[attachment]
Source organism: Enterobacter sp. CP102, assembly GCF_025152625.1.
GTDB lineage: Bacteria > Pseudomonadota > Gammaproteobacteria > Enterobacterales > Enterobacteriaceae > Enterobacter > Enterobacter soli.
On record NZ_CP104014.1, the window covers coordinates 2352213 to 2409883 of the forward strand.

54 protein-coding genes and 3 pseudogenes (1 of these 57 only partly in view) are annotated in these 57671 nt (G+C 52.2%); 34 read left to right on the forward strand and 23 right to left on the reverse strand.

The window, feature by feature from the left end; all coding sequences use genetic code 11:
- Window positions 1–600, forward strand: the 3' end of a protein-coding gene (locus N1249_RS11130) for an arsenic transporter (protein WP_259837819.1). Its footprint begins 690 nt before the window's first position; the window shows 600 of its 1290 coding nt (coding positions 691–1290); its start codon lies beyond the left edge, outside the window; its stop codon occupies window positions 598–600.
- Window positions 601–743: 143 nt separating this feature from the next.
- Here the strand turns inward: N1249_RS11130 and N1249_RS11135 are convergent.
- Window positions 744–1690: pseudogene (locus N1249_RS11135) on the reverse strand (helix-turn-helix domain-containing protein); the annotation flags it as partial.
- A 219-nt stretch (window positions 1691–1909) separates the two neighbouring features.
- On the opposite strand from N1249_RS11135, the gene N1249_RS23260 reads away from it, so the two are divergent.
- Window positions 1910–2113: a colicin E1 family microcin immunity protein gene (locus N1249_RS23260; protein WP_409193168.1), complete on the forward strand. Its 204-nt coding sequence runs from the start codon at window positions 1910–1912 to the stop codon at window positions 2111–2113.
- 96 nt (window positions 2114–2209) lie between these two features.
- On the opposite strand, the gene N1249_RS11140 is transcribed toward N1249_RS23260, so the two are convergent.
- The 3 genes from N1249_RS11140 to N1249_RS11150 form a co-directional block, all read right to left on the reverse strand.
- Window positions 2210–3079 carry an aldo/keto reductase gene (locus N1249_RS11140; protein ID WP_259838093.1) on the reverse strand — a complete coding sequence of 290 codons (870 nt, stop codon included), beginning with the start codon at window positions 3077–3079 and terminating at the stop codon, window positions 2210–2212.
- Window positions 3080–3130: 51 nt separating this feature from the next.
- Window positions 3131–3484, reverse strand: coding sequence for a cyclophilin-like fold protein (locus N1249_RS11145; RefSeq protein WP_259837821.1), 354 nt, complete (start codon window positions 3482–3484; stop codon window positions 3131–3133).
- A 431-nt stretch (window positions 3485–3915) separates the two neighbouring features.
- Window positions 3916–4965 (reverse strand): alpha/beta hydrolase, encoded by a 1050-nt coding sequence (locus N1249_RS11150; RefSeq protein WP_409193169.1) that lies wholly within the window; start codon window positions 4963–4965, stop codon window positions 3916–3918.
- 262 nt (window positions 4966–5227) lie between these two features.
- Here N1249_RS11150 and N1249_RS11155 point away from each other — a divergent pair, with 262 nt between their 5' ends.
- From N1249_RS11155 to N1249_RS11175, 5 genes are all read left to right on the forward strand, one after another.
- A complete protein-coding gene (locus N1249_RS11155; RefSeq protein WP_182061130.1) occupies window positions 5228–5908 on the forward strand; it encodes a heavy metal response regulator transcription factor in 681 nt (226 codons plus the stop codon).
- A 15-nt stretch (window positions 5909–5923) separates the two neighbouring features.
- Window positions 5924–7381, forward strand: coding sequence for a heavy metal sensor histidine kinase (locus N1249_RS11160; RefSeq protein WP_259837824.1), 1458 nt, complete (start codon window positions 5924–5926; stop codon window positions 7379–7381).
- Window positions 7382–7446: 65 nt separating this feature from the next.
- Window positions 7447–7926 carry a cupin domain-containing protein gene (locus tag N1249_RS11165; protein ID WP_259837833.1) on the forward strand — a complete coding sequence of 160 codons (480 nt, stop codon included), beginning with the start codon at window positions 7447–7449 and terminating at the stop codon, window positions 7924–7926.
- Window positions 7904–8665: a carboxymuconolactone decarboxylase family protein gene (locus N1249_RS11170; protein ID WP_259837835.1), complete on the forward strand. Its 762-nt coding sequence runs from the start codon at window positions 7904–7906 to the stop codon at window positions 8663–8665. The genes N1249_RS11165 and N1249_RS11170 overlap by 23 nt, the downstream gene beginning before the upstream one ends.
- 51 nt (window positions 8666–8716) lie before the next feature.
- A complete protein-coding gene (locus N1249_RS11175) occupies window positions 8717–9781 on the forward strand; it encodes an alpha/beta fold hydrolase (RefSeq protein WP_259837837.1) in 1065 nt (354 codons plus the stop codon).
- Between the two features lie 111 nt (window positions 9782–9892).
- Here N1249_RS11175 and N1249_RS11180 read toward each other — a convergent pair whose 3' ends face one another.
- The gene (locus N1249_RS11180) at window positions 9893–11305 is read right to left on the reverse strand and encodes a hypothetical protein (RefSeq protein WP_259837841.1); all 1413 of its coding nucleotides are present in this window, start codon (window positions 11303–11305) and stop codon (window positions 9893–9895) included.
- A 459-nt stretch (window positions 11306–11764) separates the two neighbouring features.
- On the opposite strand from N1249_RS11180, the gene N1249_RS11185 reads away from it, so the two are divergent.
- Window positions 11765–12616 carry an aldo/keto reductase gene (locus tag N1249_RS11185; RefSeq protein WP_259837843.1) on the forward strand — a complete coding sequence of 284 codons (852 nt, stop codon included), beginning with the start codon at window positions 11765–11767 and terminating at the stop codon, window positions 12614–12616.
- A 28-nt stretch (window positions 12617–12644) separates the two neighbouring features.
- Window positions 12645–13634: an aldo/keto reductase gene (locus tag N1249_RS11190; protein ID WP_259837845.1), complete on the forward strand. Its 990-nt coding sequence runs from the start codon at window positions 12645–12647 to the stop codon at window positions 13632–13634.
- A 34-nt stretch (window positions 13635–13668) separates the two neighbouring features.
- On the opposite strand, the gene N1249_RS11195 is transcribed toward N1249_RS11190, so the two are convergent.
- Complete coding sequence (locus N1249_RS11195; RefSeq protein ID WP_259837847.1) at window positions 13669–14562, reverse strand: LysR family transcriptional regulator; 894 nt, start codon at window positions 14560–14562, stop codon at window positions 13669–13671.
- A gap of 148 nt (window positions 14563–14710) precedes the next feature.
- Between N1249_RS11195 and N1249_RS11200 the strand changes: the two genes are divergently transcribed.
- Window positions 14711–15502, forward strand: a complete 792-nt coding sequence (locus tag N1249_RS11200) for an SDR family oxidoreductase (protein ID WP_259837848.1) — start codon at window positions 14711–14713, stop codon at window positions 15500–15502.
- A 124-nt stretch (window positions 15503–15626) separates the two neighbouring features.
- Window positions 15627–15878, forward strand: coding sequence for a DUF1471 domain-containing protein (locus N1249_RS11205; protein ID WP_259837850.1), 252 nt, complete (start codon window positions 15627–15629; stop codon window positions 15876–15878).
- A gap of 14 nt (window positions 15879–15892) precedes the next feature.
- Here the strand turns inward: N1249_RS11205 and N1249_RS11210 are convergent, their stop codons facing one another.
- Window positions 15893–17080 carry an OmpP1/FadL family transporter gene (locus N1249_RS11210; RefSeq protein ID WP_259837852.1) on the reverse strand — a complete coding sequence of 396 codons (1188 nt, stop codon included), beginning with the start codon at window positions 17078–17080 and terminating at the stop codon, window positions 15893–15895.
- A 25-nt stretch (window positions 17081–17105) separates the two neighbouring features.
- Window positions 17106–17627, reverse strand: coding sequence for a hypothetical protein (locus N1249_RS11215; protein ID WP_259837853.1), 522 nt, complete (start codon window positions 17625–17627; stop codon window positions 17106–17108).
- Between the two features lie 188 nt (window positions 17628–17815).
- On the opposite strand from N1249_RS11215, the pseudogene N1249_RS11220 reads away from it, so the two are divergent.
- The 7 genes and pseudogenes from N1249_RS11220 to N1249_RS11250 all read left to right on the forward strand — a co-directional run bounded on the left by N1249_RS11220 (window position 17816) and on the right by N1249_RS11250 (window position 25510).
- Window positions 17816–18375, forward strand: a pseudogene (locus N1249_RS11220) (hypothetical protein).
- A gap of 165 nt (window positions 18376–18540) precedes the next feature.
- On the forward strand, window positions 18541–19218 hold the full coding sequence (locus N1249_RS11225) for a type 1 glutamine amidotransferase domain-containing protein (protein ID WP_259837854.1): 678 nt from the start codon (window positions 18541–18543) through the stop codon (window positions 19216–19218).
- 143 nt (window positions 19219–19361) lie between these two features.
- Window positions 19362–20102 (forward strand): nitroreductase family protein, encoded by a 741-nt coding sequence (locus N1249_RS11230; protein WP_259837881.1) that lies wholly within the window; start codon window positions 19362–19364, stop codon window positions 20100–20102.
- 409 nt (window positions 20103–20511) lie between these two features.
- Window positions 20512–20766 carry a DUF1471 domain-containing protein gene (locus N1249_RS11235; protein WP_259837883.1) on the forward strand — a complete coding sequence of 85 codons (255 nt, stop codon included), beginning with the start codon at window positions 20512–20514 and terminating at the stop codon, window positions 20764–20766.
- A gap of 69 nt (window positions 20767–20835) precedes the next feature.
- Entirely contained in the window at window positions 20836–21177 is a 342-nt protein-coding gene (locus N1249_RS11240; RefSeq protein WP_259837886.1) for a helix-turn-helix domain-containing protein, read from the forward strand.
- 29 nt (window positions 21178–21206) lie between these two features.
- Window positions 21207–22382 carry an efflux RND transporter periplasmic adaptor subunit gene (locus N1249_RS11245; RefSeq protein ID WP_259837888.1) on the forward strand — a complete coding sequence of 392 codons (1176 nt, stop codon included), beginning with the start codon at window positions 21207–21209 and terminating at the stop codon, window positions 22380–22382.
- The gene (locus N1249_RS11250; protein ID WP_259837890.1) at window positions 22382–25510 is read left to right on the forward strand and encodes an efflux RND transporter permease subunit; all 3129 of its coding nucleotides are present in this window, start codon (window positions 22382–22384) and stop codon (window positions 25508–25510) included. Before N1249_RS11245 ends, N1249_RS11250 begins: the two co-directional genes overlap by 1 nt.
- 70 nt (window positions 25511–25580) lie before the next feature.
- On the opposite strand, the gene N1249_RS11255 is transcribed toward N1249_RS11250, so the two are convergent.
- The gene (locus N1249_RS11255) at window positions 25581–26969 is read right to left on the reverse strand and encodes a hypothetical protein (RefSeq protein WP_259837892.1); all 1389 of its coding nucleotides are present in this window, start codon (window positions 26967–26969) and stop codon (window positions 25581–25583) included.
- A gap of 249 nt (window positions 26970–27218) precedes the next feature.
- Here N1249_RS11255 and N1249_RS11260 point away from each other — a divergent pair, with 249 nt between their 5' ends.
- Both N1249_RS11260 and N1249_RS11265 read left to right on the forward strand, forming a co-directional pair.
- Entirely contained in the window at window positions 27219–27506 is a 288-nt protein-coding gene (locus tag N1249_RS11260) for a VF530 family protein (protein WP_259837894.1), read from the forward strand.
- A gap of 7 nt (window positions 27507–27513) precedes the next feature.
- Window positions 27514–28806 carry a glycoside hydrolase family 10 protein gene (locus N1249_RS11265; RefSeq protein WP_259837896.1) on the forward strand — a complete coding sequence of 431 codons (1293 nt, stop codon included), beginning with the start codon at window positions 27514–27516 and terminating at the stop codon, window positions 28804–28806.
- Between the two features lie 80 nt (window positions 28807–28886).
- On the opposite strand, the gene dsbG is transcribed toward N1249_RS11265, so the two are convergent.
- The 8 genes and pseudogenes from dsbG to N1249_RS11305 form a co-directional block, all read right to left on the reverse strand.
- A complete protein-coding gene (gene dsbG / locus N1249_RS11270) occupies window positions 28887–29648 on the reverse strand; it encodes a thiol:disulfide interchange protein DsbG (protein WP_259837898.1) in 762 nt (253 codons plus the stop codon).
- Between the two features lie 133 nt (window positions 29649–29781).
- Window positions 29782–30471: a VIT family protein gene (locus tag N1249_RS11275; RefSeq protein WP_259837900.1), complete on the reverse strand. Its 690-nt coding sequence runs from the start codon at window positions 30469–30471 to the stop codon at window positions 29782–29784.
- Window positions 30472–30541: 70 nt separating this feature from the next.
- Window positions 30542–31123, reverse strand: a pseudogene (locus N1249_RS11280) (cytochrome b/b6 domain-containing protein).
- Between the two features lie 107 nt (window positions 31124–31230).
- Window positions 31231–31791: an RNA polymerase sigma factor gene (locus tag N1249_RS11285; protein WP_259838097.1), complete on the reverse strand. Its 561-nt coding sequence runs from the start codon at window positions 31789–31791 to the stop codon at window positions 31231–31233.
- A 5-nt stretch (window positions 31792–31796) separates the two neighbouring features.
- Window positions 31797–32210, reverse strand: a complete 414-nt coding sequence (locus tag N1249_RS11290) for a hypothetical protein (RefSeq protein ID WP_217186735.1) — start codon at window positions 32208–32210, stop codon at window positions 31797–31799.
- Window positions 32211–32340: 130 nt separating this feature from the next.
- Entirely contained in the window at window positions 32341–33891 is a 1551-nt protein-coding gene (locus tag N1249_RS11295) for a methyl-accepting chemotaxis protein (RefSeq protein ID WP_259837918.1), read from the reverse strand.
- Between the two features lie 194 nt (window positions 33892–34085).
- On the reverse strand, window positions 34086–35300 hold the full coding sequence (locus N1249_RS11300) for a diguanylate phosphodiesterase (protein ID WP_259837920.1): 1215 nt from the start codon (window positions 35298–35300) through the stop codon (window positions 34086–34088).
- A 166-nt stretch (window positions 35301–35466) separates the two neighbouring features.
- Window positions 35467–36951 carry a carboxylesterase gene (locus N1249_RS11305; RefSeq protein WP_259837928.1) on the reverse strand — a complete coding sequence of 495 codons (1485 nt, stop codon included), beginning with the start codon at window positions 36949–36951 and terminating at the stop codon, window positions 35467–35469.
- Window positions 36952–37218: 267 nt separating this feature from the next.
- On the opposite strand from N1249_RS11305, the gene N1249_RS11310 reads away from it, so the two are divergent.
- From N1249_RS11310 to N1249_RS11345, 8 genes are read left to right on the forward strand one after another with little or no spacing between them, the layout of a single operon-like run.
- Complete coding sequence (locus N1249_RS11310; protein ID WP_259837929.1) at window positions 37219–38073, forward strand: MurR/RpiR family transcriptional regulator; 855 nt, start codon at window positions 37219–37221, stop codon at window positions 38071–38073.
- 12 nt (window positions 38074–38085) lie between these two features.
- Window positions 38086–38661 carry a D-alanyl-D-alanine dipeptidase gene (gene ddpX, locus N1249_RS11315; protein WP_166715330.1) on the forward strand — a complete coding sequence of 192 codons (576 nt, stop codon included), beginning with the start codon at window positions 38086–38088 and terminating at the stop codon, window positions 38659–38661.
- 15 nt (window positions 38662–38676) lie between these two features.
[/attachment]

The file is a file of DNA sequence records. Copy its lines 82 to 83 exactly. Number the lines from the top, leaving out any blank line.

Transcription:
- Window positions 29782–30471: a VIT family protein gene (locus tag N1249_RS11275; RefSeq protein WP_259837900.1), complete on the reverse strand. Its 690-nt coding sequence runs from the start codon at window positions 30469–30471 to the stop codon at window positions 29782–29784.
- Window positions 30472–30541: 70 nt separating this feature from the next.